More than 1000 Chinese firms work actively in Turkey in logistics, electronics, energy, tourism, and real estate sectors[32] and financial cooperation between Turkey and China has increased since 2015 as well. The Industrial and Commercial Bank of China (ICBC) signed an agreement between the Turkish and Chinese central banks to use Turkish lira and Chinese yuan instead of dollars and euros. In December 2017, Ziraat Bank of Turkey and China Development Bank signed a $600 million credit agreement.[33] In July 2018, after Turkey faced with the currency depreciation, China gave support Turkey to overcome the crisis and the AIIB approved $600 million loans as well as the ICBC lent another $3.6 billion to Turkey as a loan for the energy and transportation sectors.[34]

While there are some positive developments in Turkey-China relations like financial cooperation and infrastructural cooperation there are also some problematic issues that hinder the improvement of the relations. The Uyghur Turks are the most problematic issue between Turkey and China that hinder the promotion of their relations. The Uyghur Turks who live in the Xinjiang autonomous region of China have exposed to the tight control of the Chinese government since 1949 when the People’s Republic of China was established. In the 1980s and 1990s, the increased repression and violence of China caused to flee a significant number of Uyghur Turks away from their country.[35] The relations of Turkey and China deteriorated during the1990s due to Turkey’s sensitivity to the Uyghur issue.[36] In 2009 and 2015, China’s attitude towards Uyghur Turks was defined as ethnic genocide by Recep Tayyip Erdogan who was the prime minister and people who fled away from Xinjiang were offered protection, however, the economic relations of two countries built a barrier taking a step in this issue.[37] In February 2019, a new crisis happened between Turkey and China. After the news about the death of Uyghur poet Abdurehim Heyit in the Chinese detention camp in Xinjiang were released, the Ministry of Foreign Affairs of Turkey made a statement that calls China to respect the rights of the Uyghur Turks  and Hami Aksoy who is a spokesman for Turkey’s foreign ministry defined the treatment of China towards Uyghur Turks as “a great shame for humanity.”[38] China denied the death of Abdurehim Heyit and was released a video of him in the camp.[39] Nevertheless, the crisis affected Turkish-Chinese relations. Turkey did not join to the 2nd Belt and Road Forum that occurred on April 2019 in Beijing although Turkish Foreign Ministry spokesman said that Turkey is planning to attend in March.[40]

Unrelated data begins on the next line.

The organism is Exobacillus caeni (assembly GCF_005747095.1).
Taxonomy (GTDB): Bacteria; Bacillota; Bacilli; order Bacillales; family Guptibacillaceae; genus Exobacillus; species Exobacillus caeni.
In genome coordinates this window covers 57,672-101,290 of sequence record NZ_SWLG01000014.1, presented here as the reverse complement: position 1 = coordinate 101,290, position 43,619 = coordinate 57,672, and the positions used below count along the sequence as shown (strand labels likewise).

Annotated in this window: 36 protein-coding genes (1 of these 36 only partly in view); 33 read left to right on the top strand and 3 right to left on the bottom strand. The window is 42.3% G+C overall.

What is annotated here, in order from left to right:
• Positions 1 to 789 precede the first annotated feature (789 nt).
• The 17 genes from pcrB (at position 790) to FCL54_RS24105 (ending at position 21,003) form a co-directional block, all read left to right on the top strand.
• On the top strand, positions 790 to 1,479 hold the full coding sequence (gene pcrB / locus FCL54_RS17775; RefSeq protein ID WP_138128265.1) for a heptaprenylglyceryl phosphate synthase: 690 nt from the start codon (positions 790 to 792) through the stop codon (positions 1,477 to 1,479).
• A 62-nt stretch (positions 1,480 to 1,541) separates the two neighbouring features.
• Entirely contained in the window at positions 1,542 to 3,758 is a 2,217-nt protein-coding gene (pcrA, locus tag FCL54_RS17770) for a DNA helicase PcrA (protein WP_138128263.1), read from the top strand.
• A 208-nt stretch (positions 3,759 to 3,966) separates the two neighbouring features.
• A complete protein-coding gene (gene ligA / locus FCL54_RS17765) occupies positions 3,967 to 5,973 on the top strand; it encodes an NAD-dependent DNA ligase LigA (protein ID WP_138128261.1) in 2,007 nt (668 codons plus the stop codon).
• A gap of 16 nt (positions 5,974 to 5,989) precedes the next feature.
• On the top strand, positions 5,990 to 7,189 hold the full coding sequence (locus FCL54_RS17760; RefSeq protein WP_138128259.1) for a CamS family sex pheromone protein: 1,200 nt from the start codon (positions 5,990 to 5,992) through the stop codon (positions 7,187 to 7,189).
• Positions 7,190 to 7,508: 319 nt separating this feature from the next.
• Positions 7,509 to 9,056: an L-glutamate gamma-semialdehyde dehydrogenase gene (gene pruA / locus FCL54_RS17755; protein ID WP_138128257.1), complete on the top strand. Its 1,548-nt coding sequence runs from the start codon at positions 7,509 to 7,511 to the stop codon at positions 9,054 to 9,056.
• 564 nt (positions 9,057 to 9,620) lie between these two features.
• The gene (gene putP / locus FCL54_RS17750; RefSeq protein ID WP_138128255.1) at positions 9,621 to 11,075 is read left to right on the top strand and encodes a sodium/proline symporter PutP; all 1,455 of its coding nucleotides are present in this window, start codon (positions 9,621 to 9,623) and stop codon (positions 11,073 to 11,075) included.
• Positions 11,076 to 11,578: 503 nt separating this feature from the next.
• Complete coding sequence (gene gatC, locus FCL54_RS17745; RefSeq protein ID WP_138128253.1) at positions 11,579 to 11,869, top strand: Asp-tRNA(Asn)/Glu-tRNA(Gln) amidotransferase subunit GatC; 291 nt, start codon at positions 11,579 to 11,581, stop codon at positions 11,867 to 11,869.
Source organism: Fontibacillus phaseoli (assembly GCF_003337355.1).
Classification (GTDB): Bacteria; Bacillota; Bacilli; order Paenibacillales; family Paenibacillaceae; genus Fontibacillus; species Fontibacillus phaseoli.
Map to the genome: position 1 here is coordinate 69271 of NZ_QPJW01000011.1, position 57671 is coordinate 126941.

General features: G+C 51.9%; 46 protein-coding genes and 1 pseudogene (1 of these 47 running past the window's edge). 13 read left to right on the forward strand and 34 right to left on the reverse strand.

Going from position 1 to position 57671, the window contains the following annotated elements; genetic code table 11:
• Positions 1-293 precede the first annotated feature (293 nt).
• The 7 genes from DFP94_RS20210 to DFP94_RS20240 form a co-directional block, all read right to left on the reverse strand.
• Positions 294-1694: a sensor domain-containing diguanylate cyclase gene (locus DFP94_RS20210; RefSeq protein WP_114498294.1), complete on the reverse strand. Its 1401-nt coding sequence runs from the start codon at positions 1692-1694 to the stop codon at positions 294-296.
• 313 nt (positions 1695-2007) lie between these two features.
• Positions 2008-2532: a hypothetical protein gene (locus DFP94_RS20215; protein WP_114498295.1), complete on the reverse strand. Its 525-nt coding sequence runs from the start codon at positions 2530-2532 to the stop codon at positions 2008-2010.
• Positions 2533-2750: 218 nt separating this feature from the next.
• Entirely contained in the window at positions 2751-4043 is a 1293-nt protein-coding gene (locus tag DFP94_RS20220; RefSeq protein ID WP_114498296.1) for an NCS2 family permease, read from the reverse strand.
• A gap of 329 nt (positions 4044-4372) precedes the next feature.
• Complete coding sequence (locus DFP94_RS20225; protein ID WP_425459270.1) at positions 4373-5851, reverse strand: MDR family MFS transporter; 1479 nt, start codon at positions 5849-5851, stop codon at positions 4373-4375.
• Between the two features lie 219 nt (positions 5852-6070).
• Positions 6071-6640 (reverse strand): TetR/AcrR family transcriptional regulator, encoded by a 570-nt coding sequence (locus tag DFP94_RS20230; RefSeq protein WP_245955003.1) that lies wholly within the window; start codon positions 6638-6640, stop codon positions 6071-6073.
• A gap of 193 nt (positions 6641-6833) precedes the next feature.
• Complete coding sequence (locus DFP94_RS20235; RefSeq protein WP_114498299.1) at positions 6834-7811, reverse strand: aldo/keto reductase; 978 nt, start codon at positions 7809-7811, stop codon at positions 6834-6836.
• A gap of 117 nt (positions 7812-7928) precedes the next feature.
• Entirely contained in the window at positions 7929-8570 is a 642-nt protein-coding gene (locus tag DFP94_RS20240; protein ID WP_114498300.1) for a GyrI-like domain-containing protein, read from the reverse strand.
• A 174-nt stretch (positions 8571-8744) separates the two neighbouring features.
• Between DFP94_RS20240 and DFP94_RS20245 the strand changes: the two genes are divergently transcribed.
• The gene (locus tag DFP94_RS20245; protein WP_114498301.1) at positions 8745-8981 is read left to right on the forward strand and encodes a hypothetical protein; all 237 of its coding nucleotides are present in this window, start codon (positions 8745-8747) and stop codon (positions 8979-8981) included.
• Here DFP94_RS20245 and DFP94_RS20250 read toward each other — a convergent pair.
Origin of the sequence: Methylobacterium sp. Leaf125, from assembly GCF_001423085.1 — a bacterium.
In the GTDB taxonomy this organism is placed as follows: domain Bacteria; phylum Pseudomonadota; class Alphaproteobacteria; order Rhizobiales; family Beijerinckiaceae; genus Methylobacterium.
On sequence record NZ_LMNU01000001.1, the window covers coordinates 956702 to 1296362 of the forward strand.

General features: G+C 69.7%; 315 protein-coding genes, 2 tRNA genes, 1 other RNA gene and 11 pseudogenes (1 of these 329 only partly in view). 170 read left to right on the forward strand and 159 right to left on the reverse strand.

The second problem is the uncertainty in the outcomes of the B&R. Although the B&R suggests a win-win situation for all participants, there is no concrete plan about how this win-win relation will be ensured and how much benefit the participants gain after the project. Furthermore, the harmonization and integration of the B&R and the Middle Corridor initiative of Turkey are also ambiguous.[41] The suspicions on debt-trap of the project have the potential to affect Turkey-China cooperation. Turkey showed debt-trap diplomacy as a reason to not attend the 2nd Belt and Road Forum as well as the Uyghur issue.[42]

Even if the bilateral relations of Turkey and China have deepened since 2015 and strategic cooperation relations have continued, a more trust-building is necessary between two states to increase the strategic partnership relations. While Turkey has tried to diversify its relations and has decreased its dependency to the West by strengthening its relations with China, China has walked on thin ice with its relations with Turkey.

 

Conclusion